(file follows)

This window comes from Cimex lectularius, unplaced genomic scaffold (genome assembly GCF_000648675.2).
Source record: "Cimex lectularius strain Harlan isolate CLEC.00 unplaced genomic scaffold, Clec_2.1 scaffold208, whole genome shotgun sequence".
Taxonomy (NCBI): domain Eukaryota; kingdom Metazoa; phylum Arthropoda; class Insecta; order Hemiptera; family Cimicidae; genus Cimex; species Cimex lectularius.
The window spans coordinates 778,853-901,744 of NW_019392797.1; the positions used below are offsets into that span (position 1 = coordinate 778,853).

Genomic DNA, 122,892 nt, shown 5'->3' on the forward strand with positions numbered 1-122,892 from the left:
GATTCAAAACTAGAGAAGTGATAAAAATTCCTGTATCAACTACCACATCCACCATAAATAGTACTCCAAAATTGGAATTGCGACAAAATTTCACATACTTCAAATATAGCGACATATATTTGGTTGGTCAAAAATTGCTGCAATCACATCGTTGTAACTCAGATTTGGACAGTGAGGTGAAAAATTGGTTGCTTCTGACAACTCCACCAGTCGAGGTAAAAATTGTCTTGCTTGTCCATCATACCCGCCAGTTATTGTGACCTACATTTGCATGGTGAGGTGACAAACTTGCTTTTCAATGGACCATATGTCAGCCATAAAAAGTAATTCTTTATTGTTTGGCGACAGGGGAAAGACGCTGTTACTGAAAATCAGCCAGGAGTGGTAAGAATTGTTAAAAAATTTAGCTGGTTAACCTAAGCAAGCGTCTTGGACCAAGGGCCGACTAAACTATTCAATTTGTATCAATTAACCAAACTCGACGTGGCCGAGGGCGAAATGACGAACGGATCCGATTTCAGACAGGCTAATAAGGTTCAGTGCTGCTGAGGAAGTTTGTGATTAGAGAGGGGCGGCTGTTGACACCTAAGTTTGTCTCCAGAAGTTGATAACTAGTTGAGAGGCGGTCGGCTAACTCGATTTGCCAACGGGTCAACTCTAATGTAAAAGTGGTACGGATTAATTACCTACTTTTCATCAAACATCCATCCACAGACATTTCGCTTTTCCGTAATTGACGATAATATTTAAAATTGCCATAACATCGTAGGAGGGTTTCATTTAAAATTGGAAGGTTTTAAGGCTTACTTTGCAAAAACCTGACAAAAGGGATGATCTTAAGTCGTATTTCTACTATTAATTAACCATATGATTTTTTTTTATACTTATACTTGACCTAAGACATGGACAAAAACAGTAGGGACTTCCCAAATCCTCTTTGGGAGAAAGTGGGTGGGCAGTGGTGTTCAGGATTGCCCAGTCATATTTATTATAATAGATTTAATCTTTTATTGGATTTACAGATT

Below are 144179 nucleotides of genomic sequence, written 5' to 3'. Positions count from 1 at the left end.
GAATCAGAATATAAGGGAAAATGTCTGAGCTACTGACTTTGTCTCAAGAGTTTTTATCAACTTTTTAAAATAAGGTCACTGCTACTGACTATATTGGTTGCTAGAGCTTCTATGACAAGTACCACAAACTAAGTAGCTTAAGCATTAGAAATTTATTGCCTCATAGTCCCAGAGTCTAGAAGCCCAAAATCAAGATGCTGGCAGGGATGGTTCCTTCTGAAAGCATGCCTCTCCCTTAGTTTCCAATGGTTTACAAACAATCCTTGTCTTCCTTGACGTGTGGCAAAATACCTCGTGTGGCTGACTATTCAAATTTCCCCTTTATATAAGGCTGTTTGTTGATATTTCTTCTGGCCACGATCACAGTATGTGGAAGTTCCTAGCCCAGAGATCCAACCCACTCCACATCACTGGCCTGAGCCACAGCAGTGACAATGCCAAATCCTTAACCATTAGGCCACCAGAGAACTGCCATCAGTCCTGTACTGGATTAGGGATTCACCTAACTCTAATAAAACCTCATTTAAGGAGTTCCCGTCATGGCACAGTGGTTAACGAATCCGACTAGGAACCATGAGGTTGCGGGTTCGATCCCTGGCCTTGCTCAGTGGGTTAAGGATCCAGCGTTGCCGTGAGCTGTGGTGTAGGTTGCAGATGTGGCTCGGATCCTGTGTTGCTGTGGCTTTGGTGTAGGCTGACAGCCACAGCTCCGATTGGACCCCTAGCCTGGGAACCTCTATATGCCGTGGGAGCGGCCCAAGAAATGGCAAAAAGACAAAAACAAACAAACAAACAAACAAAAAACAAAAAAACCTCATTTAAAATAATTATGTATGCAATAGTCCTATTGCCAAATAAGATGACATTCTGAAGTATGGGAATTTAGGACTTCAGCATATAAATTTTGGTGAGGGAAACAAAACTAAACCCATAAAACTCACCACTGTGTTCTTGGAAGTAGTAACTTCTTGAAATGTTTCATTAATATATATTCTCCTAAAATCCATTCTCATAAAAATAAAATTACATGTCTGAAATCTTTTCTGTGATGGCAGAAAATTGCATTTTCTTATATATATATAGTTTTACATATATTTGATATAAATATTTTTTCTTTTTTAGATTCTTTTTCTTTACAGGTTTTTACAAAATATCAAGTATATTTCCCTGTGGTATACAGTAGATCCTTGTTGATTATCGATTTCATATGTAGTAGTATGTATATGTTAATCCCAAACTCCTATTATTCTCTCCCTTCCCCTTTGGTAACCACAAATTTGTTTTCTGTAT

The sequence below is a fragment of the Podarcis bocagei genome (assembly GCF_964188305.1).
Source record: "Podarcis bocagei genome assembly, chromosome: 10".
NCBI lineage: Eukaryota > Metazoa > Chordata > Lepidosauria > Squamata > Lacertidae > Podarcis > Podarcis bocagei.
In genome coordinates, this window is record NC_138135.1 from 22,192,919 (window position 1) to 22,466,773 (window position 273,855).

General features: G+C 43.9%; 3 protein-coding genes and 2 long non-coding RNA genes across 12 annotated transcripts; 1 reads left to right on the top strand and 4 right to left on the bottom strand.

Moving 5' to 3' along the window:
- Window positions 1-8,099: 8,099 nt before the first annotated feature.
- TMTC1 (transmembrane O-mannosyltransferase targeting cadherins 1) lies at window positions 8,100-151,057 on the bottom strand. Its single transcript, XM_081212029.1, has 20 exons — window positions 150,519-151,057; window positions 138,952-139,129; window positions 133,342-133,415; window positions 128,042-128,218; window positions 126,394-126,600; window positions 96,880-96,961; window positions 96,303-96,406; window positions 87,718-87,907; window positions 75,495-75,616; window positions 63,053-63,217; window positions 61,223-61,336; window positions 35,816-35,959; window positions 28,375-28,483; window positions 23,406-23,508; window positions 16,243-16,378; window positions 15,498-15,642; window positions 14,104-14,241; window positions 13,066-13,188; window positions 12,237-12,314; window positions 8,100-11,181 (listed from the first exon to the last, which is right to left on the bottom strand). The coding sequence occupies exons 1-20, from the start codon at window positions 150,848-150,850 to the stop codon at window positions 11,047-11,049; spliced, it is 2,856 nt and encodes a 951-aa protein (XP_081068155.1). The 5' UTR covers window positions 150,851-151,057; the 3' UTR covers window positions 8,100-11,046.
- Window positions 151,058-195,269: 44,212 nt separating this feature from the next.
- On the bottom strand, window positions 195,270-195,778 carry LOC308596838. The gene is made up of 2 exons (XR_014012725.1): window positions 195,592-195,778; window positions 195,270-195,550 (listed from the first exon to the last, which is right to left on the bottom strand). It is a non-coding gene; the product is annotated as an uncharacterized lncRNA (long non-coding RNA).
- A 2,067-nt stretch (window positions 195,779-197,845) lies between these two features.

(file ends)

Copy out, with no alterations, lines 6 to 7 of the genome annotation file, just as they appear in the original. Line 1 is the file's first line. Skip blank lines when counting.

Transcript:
GATTCAAAACTAGAGAAGTGATAAAAATTCCTGTATCAACTACCACATCCACCATAAATAGTACTCCAAAATTGGAATTGCGACAAAATTTCACATACTTCAAATATAGCGACATATATTTGGTTGGTCAAAAATTGCTGCAATCACATCGTTGTAACTCAGATTTGGACAGTGAGGTGAAAAATTGGTTGCTTCTGACAACTCCACCAGTCGAGGTAAAAATTGTCTTGCTTGTCCATCATACCCGCCAGTTATTGTGACCTACATTTGCATGGTGAGGTGACAAACTTGCTTTTCAATGGACCATATGTCAGCCATAAAAAGTAATTCTTTATTGTTTGGCGACAGGGGAAAGACGCTGTTACTGAAAATCAGCCAGGAGTGGTAAGAATTGTTAAAAAATTTAGCTGGTTAACCTAAGCAAGCGTCTTGGACCAAGGGCCGACTAAACTATTCAATTTGTATCAATTAACCAAACTCGACGTGGCCGAGGGCGAAATGACGAACGGATCCGATTTCAGACAGGCTAATAAGGTTCAGTGCTGCTGAGGAAGTTTGTGATTAGAGAGGGGCGGCTGTTGACACCTAAGTTTGTCTCCAGAAGTTGATAACTAGTTGAGAGGCGGTCGGCTAACTCGATTTGCCAACGGGTCAACTCTAATGTAAAAGTGGTACGGATTAATTACCTACTTTTCATCAAACATCCATCCACAGACATTTCGCTTTTCCGTAATTGACGATAATATTTAAAATTGCCATAACATCGTAGGAGGGTTTCATTTAAAATTGGAAGGTTTTAAGGCTTACTTTGCAAAAACCTGACAAAAGGGATGATCTTAAGTCGTATTTCTACTATTAATTAACCATATGATTTTTTTTTATACTTATACTTGACCTAAGACATGGACAAAAACAGTAGGGACTTCCCAAATCCTCTTTGGGAGAAAGTGGGTGGGCAGTGGTGTTCAGGATTGCCCAGTCATATTTATTATAATAGATTTAATCTTTTATTGGATTTACAGATT

Below are 144179 nucleotides of genomic sequence, written 5' to 3'. Positions count from 1 at the left end.